So, I was looking for some differing perspectives to help cheer me up after this. I found this darkly sarcastic take which I found pretty humorous. I also found this commentary, however, which I thought was more uplifting.
To put it simply, Dungeons and Dragons reinvented the use of the imagination as a kid's best toy. The cliche of parents waxing nostalgic for their wooden toys and things "they had to make themselves" has now become my own. Looking around at my toddler's room full of trucks, trains, and Transformers, I want to cry out, "I created worlds with nothing more than a twenty-sided die!"
Update: You could also check out this fine Dork Tower strip on the subject.

Saturday, March 05, 2005

Wiki: Adding Extensions to MediaWiki

Since I often use Flash to illustrate topics and create animations, and may use it for maps, I wanted to have the capability to use flash in my new wiki. (see previous post). Alas, by default, my installation of mediaWiki doesn't seem to include this capability.

However, using just a bit of php, one can write an extension to mediaWiki that allows for custom tags that can do just about anything, so, with some programming, I've added this capability. Now, if you include

<gflash>480 340</gflash>

in your wiki markup, it should embed the flash at the url inline, 480 wide by 340 tall, in your wiki page. Here's a working example on the GlennGameWiki. For people that want the code of the extension, I'm including it as a comment, below.

Update: Since being indexed by Google, this post appears to have become something of a resource for people looking into how to do this. For instance, a large business linked to this article from the main page of their internal wiki for a while. Since my business Clotho Advanced Media, Inc. does internet development work of this sort, I'd certainly invite anyone who is having trouble with this, or needs custom php extensions to mediawiki, to contact my office (608-294-7900, ask for Glenn) or email me. I might be able to help you out, and Clotho can always stand to develop new business-to-business relationships.

Update 2: (5/26/05). My wiki server isn't up to much bandwidth, so I don't allow the uploading of images. Perforce, this means that the flash content referred to by my extension is hosted elsewhere. However, if you're interested in making an extension to allow the inclusion of uploaded content (such as swfs), I refer you to this page. The extension there also has a more sophisticated parameter passing methodology, which may be of interest as well.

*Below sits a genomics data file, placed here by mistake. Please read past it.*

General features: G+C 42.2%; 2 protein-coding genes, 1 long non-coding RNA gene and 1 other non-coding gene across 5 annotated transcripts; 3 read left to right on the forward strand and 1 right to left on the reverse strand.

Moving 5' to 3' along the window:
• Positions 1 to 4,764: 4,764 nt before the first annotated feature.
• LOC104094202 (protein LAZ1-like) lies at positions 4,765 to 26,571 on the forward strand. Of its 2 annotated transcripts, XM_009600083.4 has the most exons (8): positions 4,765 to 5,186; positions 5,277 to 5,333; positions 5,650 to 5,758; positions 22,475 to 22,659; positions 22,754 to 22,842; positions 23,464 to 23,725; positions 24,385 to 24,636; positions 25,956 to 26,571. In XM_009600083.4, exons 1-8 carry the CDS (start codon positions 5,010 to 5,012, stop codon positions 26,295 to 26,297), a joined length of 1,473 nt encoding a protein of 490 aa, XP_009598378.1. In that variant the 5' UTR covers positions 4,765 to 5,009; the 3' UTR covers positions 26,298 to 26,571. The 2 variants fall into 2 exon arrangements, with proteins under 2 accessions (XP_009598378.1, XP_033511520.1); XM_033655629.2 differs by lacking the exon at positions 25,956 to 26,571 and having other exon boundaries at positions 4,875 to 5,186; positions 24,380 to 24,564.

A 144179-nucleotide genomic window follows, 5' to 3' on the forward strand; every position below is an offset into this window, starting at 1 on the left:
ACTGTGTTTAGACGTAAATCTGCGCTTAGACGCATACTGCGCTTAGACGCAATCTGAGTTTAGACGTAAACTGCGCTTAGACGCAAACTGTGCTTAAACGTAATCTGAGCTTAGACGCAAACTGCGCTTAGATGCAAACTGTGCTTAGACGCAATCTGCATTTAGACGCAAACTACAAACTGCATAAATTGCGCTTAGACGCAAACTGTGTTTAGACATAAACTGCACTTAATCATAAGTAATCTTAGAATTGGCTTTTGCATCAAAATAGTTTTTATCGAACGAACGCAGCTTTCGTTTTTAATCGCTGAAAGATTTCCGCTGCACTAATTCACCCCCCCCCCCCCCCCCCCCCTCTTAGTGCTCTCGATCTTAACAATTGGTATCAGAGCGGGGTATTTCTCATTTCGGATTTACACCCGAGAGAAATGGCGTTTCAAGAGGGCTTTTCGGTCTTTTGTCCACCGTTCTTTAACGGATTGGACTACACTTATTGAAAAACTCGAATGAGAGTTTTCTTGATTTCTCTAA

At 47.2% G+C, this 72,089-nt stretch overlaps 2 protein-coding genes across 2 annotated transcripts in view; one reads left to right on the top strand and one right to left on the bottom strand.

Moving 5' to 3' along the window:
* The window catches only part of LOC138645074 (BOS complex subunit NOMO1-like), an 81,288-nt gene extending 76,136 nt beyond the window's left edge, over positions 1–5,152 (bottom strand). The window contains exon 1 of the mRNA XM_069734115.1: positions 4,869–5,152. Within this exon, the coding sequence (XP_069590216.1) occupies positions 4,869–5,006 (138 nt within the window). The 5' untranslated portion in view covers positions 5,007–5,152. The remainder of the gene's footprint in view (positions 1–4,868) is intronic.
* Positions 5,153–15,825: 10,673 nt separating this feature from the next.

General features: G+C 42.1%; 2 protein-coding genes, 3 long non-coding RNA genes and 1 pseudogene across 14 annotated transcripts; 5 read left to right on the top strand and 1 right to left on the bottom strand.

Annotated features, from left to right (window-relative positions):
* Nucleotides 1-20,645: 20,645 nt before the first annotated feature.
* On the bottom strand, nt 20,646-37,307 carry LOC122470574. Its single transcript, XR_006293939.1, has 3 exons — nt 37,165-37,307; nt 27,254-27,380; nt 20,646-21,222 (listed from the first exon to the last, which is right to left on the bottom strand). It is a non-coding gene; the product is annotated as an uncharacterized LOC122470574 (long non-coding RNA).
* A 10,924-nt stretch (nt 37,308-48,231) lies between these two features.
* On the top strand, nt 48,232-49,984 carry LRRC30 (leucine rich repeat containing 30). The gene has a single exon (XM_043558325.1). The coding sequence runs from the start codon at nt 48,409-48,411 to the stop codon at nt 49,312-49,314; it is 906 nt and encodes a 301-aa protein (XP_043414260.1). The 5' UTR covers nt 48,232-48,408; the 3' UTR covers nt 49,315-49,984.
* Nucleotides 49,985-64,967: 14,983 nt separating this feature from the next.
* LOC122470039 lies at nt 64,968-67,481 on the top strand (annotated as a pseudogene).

Gaming: New Gaming Wiki

I've been busy setting up a personal mediaWiki server to use for gaming purposes. Right now, it has the beginnings of world information for Avarrè, which is the campaign setting I'm using for playtesting Glennworld. I'm also going to use it to post a copy of the Glennworld rules in-progress, so that people can comment on them or collaborate. (Though I haven't done this yet.) Finally, I may use it to post shared information about other games that are currently in progress.

I have some hopes that if I can get a few people interested in helping me write the Avarrè stuff, it can fairly quickly develop into a more full-fledged RPG gameworld. The first things I need to take care of are maps, and then I believe I'll be moving on to simple descriptions of each of the kingdoms around Avarrè, most of which don't even have names yet. What does exist so far are history, laws, gods, organizations, and the basic calendar.

Anyway, you are all cordially invited to drop by, peruse what's there, and comment or contribute if you see fit. Right now it's running at the fairly unimpressive address of

(This is my first attempt at running any kind of server through my home NAT router, so please let me know if it isn't working, and I'll try to fix it.)